JACKSON – Corporate tax collections peaked in Mississippi in fiscal year 2015 at $714.1 million, just as overall tax collections peaked for the state during the same time period.
But the following fiscal year, overall revenue collections from taxes, assessments and earnings on state investments were $34.3 million less than the prior year. It marked only the fourth time for revenue to drop year over year since at least 1970.
The drop in corporate tax collections in fiscal year 2016 was even more precipitous. They dropped $117.8 million or 16.5 percent.
Through December, six months into the 2017 fiscal year, revenue collections remain sluggish. Corporate tax collections continue to bring up the rear – down another $25.3 million or 11.4 percent through midyear.
Overall tax collections are down $52 million or 2.1 percent.
Mississippi’s fiscal year runs from July 1 until June 30. So fiscal year 2015, for example, went from July 2014 until June 2015.
Lt. Gov. Tate Reeves looks at revenue collections differently. He said recently, “We have actually collected more revenue at the state level than we did in the first five months of last year, however, we are continuing to miss revenue expectations and projections.”
For the first five months and the first six months, the same is true. The state has collected more revenue if lawsuit settlement funds garnered by Attorney General Jim Hood and funds that were previously considered special funds designated for specific purposes and not part of the general fund revenue are included in the total collections. Those funds were swept into the general fund by the 2016 Legislature, at least in part, to offset the sluggish revenue collections.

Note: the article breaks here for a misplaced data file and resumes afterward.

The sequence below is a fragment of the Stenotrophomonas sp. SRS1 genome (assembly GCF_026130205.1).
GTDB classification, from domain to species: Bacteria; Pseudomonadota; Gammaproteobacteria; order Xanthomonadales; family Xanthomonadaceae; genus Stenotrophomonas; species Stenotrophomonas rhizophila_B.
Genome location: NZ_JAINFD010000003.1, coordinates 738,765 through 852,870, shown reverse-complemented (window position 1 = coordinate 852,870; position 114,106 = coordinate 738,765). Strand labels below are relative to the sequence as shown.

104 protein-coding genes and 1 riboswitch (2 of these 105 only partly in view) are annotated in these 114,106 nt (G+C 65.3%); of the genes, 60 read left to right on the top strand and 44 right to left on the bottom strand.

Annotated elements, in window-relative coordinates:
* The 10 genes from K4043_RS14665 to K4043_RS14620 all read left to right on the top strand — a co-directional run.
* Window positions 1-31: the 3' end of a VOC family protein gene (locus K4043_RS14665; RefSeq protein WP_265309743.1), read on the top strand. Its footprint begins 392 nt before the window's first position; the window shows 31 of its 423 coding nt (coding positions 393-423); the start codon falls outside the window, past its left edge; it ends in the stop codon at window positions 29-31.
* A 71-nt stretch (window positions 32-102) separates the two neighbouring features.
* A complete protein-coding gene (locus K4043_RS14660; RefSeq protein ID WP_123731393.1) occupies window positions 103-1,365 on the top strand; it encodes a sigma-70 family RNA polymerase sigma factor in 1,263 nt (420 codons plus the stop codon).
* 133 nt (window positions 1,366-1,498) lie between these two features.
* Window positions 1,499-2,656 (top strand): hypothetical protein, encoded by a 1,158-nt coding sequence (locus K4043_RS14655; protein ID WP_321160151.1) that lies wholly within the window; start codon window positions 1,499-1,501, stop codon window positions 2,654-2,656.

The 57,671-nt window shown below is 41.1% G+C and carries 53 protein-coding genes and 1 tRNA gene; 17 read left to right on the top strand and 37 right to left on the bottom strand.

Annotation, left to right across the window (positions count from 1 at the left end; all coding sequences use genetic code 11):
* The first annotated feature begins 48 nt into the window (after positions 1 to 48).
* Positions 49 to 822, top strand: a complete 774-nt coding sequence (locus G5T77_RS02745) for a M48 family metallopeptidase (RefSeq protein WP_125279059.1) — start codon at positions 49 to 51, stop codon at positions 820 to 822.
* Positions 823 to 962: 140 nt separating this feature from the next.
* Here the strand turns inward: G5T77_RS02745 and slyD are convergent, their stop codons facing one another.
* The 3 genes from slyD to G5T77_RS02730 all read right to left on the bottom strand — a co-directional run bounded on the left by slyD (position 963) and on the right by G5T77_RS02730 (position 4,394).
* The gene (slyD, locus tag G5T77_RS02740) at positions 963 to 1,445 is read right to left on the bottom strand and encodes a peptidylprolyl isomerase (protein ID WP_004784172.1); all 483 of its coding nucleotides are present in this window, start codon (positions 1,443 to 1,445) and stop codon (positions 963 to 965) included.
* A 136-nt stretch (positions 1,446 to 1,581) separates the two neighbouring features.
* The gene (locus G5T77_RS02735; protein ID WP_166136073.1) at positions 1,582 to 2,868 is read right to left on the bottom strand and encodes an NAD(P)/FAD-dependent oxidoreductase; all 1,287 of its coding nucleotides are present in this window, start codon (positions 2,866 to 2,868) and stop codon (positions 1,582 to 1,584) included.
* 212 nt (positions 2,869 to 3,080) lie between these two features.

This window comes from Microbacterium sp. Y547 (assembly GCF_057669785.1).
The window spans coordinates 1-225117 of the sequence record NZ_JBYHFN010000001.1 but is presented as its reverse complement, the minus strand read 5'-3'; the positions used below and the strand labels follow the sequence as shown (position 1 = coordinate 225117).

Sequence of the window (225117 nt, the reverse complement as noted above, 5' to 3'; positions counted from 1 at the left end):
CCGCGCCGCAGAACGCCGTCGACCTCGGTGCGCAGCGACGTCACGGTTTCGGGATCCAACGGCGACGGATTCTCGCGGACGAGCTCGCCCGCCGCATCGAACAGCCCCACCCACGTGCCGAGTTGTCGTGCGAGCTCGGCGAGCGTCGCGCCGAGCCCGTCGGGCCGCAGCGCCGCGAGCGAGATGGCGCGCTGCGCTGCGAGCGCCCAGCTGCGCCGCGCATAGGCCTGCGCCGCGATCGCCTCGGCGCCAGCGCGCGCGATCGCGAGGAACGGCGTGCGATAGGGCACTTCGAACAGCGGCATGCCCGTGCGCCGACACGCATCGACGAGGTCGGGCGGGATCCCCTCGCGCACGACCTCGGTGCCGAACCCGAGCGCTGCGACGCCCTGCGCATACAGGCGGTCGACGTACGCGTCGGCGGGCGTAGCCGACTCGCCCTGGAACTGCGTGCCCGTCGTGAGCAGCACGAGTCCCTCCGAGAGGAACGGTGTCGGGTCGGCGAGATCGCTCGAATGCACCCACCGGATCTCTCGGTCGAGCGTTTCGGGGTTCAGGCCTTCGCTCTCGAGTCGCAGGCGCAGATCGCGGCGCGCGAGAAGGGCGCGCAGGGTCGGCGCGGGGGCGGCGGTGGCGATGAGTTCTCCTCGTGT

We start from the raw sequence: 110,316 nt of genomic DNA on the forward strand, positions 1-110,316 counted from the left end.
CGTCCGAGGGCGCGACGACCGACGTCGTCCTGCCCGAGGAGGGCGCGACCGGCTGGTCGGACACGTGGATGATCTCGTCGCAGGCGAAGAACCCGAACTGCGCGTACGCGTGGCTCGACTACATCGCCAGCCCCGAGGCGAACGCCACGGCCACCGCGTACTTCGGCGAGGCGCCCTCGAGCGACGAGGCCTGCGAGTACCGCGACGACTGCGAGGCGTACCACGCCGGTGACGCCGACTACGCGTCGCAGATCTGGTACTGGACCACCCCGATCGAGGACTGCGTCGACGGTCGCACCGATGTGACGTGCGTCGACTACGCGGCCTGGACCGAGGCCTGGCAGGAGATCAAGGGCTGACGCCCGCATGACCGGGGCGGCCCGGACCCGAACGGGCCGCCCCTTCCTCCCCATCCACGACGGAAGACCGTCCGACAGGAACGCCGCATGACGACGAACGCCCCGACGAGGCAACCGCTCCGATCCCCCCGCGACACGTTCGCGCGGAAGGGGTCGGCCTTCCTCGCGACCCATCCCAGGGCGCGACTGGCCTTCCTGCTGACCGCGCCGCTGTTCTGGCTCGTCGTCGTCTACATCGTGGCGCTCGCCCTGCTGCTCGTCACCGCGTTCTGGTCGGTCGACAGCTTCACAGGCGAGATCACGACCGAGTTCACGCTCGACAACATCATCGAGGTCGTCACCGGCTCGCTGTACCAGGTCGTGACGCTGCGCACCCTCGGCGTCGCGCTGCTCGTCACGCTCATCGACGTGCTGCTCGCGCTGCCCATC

When those funds are included, the state, as Reeves said, has collected more revenue, $45.6 million or 1.8 percent more than the previous year.
But in comparing apples to apples and not including the sweep of special funds into the general fund and not including one-time lawsuit settlement monies, collections are down. And revenue from the taxes on retail items, on personal income and on corporations – which account for about 80 percent of the total general fund revenue – is below the amount collected during the same time period last year.
The result is that Gov. Phil Bryant has had to make two rounds of mid-year budget cuts, with the latest coming last week. Bryant said it was a small cut – $51 million or less than 1 percent of the total general fund.
But it marked the fourth cut made by Bryant over one and one-half fiscal years. In addition, the Legislature made significant cuts during the 2016 session, resulting in multiple programs being eliminated and state employees being laid off. More cuts are anticipated during the 2017 session.
“I strongly recommend that all agencies closely monitor spending and continue to make fiscally conservative budget decisions,” Bryant wrote in announcing the cuts and perhaps warning of more cuts to come.
Democrats, who are in a distinct minority in the Legislature, cite the nearly 50 tax cuts, totaling more than $300 million, as a culprit for the sluggish revenue collections.
“These cuts in services and basic needs in the state will have a dramatic impact on our ability to attract new business and industry here, or have any hope of eliminating the brain drain of our graduates leaving for greener pastures,” said Rep. Jay Hughes, D-Oxford, who said the budget cuts are the result of the tax cuts, particularly to corporations.
A study by the Legislative Budget Committee cites at least $185 million in business tax cuts in recent years, with the largest tax cut in the state’s history, passed during the 2016 session, to be enacted during the next 11 years.
Reeves counters that the corporate tax collections have increased significantly since he took office as lieutenant governor in 2012 – at the same time fellow Republicans Bryant became governor and Philip Gunn became House speaker.
The legislative leadership blames the economy, outgoing President Barack Obama and factors other than the tax cuts for the slowdown in revenue collections. Reeves predicted state revenue collections will improve when Donald Trump is inaugurated as president.
Plus, the legislative leadership and Bryant have consistently argued that in the long run, the tax cuts will be good for the state.
“I’m looking for policies that grow the size of the state’s economy, and I believe this proposal will lead to long-term economic growth,” Reeves said of the proposal passed in 2016 that will reduce taxes $415 million (in today’s dollars) over the next 11 years.
Time will tell if such actions improve the state’s economy. But for whatever reasons, state revenues are sluggish right now.
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